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Texas Softball survived a test in the Super Regionals. Can it defend its top spot in the WCWS?

Any good postseason should push every team to the limit. Just ask Texas, the No. 1 seed in the NCAA softball tournament, what it got out of sweeping No. 16 Texas A&M in a three-game series in the Austin Super Regional last weekend.

“I think this is exactly what we needed this week,” said Texas' second-year catcher Reese Atwood, who was hit three times by a pitch in the series finale against the Aggies. “It's definitely going to be tough. This series has prepared us for it. It's been a battle every single inning. There were a couple of times where we were tested to the limit.”

Texas trailed in every game of the series before punching its ticket to the Women's College World Series on Sunday. After putting themselves in a tough spot in Game 1, losing 6-5, the uncomfortable precedent set in: win two games in a row or go home. In Game 2, that limit was tested again, as the Aggies beat the Longhorns 5-1 before a sixth-inning comeback saved Texas' season from a premature end. A decisive Game 3 completed the three-way bet – three games decided by one point – this time in favor of the Burnt Orange, 6-5.

“We talked about it all weekend, this series should prepare us,” said freshman right-hander Teagan Kavan, who made the save in Game 3. “I think it only makes us better. I'm glad we were battle-tested then and we can use that to help us in the future.”

The 39 runs scored by Texas and Texas A&M were the most ever in an NCAA Softball Super Regional. The Longhorns benefited from late-game comebacks, scoring 16 of their 20 runs in the sixth inning or later.

“We fought through every inning,” said sophomore Viviana Martinez, who had the most doubles (2) and putouts (4) of the game on Sunday. “That showed us and everyone else that we have grit.”

Heading into its seventh WCWS, this Texas team needs just that: grit. A trip to the Sooner State is never inviting for the Longhorns, given their Big 12 rivalries with Oklahoma and Oklahoma State.

Earlier this week, Texas head coach Mike White said, according to the Austin American-Statesman, that hosting the WCWS in Oklahoma City is a “huge advantage” for Oklahoma and he would “love to see the site change at some point, but probably not during my tenure as coach.” Devon Field – home of the WCWS – was formerly called USA Softball Hall of Fame Stadium and is located about 27 miles north of Oklahoma's Love's Field in Norman. Whether it's a regular season series or the WCWS, Texas knows the environment.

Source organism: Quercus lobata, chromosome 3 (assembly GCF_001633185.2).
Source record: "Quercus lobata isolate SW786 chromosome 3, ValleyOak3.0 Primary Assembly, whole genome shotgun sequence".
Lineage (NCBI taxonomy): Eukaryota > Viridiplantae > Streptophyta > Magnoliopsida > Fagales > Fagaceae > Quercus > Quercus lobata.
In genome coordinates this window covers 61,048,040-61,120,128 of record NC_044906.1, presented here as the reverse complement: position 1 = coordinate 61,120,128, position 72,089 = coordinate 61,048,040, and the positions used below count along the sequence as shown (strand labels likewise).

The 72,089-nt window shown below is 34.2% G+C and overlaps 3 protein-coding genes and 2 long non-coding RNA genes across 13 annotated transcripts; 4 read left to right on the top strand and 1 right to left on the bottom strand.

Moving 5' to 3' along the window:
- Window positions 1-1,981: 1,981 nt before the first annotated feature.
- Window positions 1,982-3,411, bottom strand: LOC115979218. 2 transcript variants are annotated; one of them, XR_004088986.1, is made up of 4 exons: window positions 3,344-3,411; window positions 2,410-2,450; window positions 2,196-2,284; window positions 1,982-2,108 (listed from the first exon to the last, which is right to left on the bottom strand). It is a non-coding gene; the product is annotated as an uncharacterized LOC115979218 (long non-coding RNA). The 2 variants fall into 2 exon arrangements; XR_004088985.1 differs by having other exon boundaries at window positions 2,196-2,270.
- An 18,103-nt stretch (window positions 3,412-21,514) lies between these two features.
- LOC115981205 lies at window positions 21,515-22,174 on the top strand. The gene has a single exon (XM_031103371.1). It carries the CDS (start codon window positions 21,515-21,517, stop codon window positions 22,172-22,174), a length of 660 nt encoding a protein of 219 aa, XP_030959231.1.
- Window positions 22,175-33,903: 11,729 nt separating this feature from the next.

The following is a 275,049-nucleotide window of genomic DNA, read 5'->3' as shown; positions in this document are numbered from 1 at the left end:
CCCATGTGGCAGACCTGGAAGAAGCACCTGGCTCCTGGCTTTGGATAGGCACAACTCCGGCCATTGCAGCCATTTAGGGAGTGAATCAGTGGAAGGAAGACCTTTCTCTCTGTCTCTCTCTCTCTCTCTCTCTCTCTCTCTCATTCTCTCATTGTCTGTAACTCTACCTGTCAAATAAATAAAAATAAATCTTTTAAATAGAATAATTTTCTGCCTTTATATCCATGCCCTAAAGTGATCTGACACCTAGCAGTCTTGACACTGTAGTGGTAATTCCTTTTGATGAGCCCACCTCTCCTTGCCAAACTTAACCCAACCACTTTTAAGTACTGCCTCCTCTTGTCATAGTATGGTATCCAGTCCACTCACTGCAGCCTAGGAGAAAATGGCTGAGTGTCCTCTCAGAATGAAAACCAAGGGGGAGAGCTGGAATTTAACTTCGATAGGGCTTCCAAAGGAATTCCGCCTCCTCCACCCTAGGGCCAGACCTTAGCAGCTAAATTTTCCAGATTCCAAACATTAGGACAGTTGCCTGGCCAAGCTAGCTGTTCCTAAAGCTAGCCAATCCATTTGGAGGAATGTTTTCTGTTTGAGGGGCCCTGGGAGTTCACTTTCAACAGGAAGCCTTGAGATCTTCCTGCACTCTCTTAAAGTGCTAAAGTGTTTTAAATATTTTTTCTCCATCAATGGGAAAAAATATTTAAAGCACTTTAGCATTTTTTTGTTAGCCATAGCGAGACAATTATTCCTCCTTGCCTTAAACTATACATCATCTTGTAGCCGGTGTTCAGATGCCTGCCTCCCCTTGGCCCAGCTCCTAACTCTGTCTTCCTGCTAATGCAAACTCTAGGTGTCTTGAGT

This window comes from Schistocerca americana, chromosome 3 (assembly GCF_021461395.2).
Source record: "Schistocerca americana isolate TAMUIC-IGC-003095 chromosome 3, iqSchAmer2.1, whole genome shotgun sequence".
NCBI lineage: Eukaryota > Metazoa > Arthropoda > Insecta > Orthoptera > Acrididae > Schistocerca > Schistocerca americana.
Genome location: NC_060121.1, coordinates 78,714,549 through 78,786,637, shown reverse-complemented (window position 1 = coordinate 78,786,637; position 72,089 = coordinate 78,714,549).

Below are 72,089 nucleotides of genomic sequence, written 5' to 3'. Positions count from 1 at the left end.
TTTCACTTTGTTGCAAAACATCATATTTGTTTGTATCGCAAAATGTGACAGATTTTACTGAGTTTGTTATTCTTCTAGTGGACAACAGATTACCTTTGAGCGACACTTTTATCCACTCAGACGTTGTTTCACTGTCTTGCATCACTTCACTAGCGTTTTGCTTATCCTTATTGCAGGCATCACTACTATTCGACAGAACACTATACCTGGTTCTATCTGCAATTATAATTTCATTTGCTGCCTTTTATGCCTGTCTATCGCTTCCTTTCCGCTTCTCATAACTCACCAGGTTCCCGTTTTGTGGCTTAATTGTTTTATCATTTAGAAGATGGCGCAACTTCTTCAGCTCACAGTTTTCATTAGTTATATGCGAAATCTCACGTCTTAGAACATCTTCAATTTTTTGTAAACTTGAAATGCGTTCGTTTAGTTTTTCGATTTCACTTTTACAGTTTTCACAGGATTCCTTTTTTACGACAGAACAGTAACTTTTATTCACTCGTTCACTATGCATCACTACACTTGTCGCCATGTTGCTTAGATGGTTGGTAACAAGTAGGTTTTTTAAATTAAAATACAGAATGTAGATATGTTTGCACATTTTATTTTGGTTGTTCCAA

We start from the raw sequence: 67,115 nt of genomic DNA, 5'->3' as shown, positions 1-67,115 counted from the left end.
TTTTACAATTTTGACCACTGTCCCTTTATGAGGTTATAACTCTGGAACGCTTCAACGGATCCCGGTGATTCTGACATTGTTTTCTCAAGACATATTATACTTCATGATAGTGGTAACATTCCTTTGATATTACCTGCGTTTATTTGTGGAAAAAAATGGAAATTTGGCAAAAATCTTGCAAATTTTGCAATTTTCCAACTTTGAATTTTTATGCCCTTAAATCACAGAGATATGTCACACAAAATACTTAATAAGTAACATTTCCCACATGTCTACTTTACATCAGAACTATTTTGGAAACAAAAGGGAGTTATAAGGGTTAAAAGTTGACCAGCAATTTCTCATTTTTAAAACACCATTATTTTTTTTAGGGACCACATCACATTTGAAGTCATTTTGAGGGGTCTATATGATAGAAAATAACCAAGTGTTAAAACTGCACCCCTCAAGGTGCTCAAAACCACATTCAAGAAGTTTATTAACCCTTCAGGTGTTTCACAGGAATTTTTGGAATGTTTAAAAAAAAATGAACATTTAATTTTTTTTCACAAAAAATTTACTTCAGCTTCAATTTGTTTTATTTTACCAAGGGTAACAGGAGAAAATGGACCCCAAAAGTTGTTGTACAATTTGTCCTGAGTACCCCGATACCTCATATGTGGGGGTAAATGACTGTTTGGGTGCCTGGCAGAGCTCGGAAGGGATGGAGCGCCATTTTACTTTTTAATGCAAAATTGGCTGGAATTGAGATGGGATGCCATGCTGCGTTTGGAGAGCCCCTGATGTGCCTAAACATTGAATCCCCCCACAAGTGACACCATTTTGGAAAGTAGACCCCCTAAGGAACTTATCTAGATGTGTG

“As a team, we've learned to harness that energy and use it to our advantage,” Atwood said. “A lot of people will be cheering against us, but we also have our family in the stands. We have each other, and that's all we really need.”

“I think we use that as motivation,” Martinez said.

The Longhorns have secured first place in this postseason for the first time in program history, breaking Oklahoma's three-year winning streak at the top. The battle for the other This week, Oklahoma's victory is at stake: its fourth victory in a row.

Atwood will certainly be a key player for Texas. A finalist for the USA Softball Player of the Year award, she has already broken school records for home runs (23), RBIs (90) and total bases (160) in a single season. She leads her team with a batting average of .435 and a slugging percentage of .904.

A force like Atwood is needed against a pitcher like Stanford's NiJaree Canady, whom the Longhorns face in their first game of the WCWS on Thursday at 7 p.m. The Cardinal and Longhorns met in February, when Atwood hit a home run against Canady to help Texas win 9-2. The Cardinal beat Texas 4-3 in eight innings later that month. Atwood says Canady, the winner of USA Softball's Player of the Year award, is “one of the best pitchers I've ever played against.”

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“This weekend I'm going to make sure the team is on track to do what we do best: catch their rise ball and get a good pitch to hit,” Atwood said. “I think that's going to be key when we go up against them.”

Texas finished second in its final WCWS appearance of 2022. Nine players from that squad are still on the roster, but the new talent has been just as impactful. Sophomore P Citlaly Gutierrez leads the team with a 1.79 ERA and joins Atwood and Martinez in a strong sophomore class. Freshman Katie Stewart is second on the team with 12 HRs and 53 RBIs. Fellow freshman Kayden Henry has also earned a spot in the starting lineup. White has also stocked up on influential players like Joley Mitchell (Notre Dame) and P Mac Morgan (Arizona State) through the transfer portal.

They all hope to bring home the first national title for Texas. And on Thursday they'll be playing against eighth-seeded Stanford.

“They're a tough club. They're hot,” White said of the Cardinal. “NiJaree is obviously the best pitcher in the country right now and she won the award last night. Congratulations to her and Stanford. But we'll be ready. That's it. That's what makes this thing great, that it's a new day.”

“It’s 0-0, so let’s go.”

(Photo of Teagan Kavan and Reese Atwood: Aaron E. Martinez / American-Statesman / USA Today)

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